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Using regular expressions

by Richard Russell, December 2006

Regular expressions provide a means to specify a pattern of characters, or syntax rule, which a string (or part of a string) must match. Certain metacharacters have special significance; for example a dot (.) matches any single character, square brackets [] enclose a list of matching characters, a caret (^) signifies negation and so on. Here are some simple examples:

matches “abcd”, “axyd”, “a12d” etc.
matches “a”, “b” or “c”
matches any lowercase letter
matches “cat”, “fat”, “hat” etc. but not “bat”

For more information on the syntax of regular expressions see this Wikipedia article.

You can make use of regular expressions in your BBC BASIC program by means of the gnu_regex DLL which can be downloaded from here[1]. To start with you must load the DLL in the usual way:

        SYS "LoadLibrary", "gnu_regex.dll" TO gnu_regex%
        IF gnu_regex% = 0 ERROR 100, "Cannot load gnu_regex.dll"
        SYS "GetProcAddress", gnu_regex%, "regcomp" TO regcomp%
        SYS "GetProcAddress", gnu_regex%, "regexec" TO regexec%

For this to work gnu_regex.dll needs to be in the current directory, the Windows directory (often C:\WINDOWS), the Windows system directory (often C:\WINDOWS\SYSTEM32) or one of the directories specified in the PATH environment variable. Alternatively you can copy the file to your BBC BASIC for Windows library folder and load it explicitly from there:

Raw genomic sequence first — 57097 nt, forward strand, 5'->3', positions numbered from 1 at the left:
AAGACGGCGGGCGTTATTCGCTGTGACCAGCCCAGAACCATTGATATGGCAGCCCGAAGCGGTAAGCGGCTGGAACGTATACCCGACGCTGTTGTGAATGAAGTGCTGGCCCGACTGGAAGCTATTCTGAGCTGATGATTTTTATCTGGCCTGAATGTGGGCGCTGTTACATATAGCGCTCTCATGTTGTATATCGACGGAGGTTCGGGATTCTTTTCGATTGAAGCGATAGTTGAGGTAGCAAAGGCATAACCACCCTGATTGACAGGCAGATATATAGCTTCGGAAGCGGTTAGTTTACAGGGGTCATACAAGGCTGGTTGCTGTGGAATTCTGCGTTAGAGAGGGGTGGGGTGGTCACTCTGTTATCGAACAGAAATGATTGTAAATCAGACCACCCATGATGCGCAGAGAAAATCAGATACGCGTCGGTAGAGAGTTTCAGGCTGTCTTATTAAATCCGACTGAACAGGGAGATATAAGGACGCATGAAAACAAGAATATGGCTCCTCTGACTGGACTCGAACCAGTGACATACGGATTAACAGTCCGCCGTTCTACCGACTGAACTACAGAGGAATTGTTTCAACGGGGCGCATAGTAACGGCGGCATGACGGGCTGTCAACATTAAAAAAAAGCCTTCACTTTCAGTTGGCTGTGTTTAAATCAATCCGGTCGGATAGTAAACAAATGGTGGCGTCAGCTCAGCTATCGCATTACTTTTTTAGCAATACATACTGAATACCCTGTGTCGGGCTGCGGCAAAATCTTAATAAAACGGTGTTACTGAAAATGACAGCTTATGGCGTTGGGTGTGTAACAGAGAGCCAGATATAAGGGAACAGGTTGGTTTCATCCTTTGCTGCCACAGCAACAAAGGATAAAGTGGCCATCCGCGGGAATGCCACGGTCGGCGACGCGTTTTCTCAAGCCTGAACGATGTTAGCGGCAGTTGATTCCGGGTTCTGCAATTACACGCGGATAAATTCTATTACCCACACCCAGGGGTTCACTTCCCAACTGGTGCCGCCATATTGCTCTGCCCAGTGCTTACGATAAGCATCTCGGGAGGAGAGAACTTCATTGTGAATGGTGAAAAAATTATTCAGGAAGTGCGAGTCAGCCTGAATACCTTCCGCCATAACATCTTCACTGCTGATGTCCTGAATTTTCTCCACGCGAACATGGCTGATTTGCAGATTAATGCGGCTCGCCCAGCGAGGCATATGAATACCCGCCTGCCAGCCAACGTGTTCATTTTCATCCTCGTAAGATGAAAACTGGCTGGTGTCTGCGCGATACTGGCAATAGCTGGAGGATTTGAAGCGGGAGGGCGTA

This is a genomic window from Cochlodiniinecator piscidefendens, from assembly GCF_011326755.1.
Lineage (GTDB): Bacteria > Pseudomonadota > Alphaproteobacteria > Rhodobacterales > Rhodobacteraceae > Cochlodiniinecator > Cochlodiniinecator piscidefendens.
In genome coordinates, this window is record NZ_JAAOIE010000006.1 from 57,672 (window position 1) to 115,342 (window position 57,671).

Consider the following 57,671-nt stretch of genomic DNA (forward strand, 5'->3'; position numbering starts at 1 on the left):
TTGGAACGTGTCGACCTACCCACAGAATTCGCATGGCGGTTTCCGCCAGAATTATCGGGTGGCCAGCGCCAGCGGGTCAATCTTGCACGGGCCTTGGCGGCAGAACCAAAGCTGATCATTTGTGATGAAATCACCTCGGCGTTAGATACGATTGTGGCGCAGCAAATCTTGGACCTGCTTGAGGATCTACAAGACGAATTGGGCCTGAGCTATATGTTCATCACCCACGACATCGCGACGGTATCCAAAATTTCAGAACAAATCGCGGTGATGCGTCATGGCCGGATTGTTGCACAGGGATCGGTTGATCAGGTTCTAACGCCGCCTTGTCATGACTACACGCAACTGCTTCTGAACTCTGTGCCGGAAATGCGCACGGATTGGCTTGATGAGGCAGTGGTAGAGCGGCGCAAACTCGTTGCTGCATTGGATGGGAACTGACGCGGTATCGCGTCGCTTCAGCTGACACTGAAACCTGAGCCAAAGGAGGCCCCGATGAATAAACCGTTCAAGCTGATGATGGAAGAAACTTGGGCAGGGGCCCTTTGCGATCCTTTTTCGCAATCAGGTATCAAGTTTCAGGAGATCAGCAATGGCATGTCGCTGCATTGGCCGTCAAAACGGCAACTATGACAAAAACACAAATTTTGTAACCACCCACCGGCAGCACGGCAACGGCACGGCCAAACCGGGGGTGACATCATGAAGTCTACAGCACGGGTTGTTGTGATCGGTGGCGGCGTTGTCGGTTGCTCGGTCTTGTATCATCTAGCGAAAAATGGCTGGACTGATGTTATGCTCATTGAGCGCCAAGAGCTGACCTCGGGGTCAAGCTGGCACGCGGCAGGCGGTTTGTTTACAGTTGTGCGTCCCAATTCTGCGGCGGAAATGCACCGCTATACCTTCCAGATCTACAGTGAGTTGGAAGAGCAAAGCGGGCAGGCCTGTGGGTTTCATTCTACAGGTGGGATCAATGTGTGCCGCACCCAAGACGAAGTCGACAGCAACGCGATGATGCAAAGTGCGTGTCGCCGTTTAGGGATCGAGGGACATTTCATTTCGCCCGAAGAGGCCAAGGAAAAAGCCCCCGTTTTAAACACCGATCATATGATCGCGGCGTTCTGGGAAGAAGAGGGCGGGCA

SYS "LoadLibrary", @lib$+"gnu_regex.dll" TO gnu_regex%

The code below illustrates a very simple example of setting up a pattern and inputting strings from the user which are tested against this pattern:

        DIM buffer% 255
        pattern$ = "[abcxyz]"
        SYS regcomp%, buffer%, pattern$, 0 TO result%
        IF result% ERROR 101, "Failed to compile regular expression"
          INPUT "Enter a string: " test$
          SYS regexec%, buffer%, test$, 0, 0, 0 TO result%
          IF result% PRINT "Not matched" ELSE PRINT "Matched"

You should ensure that buffer% points to a memory buffer large enough to contain the compiled regular expression (although it's not clear how you are supposed to ascertain this!). As always, make sure you execute the DIM statement only once, or use DIM LOCAL, to avoid a memory leak and an eventual No room error.

In this example the pattern matches the characters “a”, “b”, “c”, “x”, “y” or “z” anywhere in the string. The program as listed provides no information on where in the string the match occurred. You can discover that information by amending the program as follows:

        DIM offsets{start%, finish%}
          INPUT "Enter a string: " test$
          SYS regexec%, buffer%, test$, 1, offsets{}, 0 TO result%
          IF result% PRINT "Not matched" ELSE PRINT "Matched at ";offsets.start%

Here offsets.start% is set to the offset from the beginning of the string of the first match.

You can specify that the matching is case insensitive by changing the final parameter of regcomp from 0 to 2 as follows:

        _REG_ICASE = 2
        SYS regcomp%, buffer%, pattern$, _REG_ICASE TO result%

You can also specify the use of extended regular expressions by setting the final parameter to 1:

        _REG_EXTENDED = 1
        SYS regcomp%, buffer%, pattern$, _REG_EXTENDED TO result%

In this mode additional metacharacters are recognised, for example the vertical bar (|) signifies alternatives:

matches “abc” or “def”

[1] When last checked, the file gnu_regex.exe was corrupted (missing the last byte). To repair it you can use this simple BBC BASIC program:

        F% = OPENUP("gnu_regex.exe")
        PTR#F% = EXT#F%
        BPUT #F%,0
        CLOSE #F%
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using_20regular_20expressions.txt · Last modified: 2018/04/17 20:21 by tbest3112